21 September 2017
Trauma. Childbirth. Anxiety. Disease.
These are some of the priority health needs of the more than 420 000 vulnerable people who have sought refuge in Cox’s Bazar, Bangladesh after fleeing their homes in Myanmar’s Rakhine state beginning late August. Over 388 000 of them – mostly women, children and the elderly – now reside in a series of makeshift and spontaneous settlements wedged between the Bay of Bengal and the swollen Naf river.
Their most pressing health need? “Access to emergency and basic health care services,” says Dr N Paranietharan, WHO Representative to Bangladesh. “Whether to treat infectious disease, identify and treat malnutrition, to provide psychosocial support or ensure a woman can give birth safely, access to frontline services is critically important,” he stresses, adding that safe drinking water and adequate sanitation are vital to prevent the spread of water-borne diseases.
To help achieve these outcomes, WHO has released USD 175 000 in emergency funding from the South-East Asia Regional Health Emergency Fund, a mechanism Member countries set up in 2008 that has provided more than USD 5 million for 34 events across 9 countries. Among other things, the funding will mobilize essential medicines and medical supplies for distribution at existing health facilities in the area, and will support the operation of 20 mobile medical teams for at least two months. USD 400 000 has also been re-allocated to cover pressing needs, including the roll-out of an early warning and surveillance system for outbreak-prone diseases.
Dr Roderico Ofrin, WHO South-East Asia Regional Emergency Director, explains the approach. “Given the nature of the emergency and the specific health needs of vulnerable populations, we must strengthen health care services and do so in a dynamic way. That means scaling up the capacity of existing health care facilities so they can provide basic care for a range of issues. Importantly, it also means making sure mobile medical teams can operate within and among the community,” he says. “Community outreach is key.”
Since early September, when the first signs of a large-scale influx emerged, WHO has worked with Bangladesh’s Ministry of Health and other partners to coordinate and carry out a range of preventive health interventions. Surveillance medical officers have been deployed. Resources to help provide safe water, sanitation and hygiene have been mobilized. And a mass measles, rubella and polio immunization campaign has been carried out to provide life-saving protection to 150 000 children aged 6 months to 15 years.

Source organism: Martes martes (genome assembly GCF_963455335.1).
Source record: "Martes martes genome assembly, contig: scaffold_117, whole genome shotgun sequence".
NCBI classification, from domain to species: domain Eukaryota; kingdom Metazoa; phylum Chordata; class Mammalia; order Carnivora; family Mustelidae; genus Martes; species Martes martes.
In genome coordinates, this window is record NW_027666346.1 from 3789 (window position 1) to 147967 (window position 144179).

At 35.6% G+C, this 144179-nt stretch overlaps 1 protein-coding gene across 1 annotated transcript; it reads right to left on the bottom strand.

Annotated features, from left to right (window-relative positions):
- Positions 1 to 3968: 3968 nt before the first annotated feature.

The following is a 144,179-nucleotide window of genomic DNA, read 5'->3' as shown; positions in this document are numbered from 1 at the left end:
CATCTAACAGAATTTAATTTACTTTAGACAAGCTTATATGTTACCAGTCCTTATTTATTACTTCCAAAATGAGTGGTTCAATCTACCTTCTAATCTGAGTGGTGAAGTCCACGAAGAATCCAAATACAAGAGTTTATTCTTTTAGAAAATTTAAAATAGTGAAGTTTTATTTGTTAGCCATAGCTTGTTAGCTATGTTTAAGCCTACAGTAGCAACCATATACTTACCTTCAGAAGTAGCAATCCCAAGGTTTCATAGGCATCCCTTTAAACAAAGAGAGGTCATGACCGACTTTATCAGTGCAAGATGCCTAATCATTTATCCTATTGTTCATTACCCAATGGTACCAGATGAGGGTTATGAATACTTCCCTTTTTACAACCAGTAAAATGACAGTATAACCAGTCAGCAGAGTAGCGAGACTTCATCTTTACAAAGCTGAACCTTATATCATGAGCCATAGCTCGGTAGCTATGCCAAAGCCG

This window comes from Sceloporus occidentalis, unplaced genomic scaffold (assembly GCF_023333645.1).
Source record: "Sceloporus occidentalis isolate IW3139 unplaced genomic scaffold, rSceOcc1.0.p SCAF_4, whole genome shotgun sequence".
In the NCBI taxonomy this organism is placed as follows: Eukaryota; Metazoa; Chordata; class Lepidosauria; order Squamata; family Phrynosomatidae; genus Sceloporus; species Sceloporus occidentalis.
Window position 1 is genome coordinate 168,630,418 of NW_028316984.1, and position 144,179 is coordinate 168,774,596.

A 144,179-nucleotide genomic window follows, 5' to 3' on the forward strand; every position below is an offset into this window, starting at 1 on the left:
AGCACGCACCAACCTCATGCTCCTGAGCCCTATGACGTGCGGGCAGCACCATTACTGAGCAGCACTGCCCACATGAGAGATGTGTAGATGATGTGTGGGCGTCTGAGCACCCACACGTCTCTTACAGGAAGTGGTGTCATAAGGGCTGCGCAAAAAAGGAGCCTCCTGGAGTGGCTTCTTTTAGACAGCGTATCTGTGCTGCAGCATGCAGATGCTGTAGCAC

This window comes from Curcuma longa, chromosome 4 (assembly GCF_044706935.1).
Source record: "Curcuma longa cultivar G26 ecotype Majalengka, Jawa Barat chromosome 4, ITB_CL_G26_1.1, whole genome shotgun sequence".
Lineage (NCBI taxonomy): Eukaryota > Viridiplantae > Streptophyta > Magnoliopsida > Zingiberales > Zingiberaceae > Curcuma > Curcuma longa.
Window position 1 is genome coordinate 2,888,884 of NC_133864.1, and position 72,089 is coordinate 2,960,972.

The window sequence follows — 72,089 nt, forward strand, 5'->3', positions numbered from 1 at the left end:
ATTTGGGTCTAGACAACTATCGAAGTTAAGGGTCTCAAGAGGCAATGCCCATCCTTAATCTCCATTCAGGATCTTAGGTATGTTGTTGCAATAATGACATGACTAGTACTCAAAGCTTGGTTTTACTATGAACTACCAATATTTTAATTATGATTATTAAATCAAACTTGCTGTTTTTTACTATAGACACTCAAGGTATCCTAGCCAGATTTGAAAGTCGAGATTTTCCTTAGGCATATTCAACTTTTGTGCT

“The immunization campaign was ambitious, but we made it happen,” says Dr Paranietharan. “From the outset we knew immunization against measles, rubella and polio was critical to protect children against outbreaks, especially given low immunization rates among the new arrivals. In close partnership with the Ministry of Health, we were able to plan and carry out the campaign, along with UNICEF and other partners,” he says. “That was a major achievement, especially given the timeframe. We have already vaccinated more than 50 000 children and provided Vitamin A for more than 30 000.”
As settlement sites are formalized and constructed, and as the health needs of hundreds of thousands of exhausted, hungry, and vulnerable people evolve, WHO will continue to work alongside the Ministry of Health and partner agencies to support and secure the health of affected populations.
As Dr Poonam Khetrapal Singh, Regional Director for WHO South-East Asia emphasizes, the needs of affected populations are urgent, and will be ongoing.
”The health and wellbeing of the people now gathered in Cox’s Bazar is extremely vulnerable. Their needs are acute; the risks chronic. High-impact, immediate and ongoing interventions are required to meet present needs and protect against looming challenges,” she says. “To this we are committed.”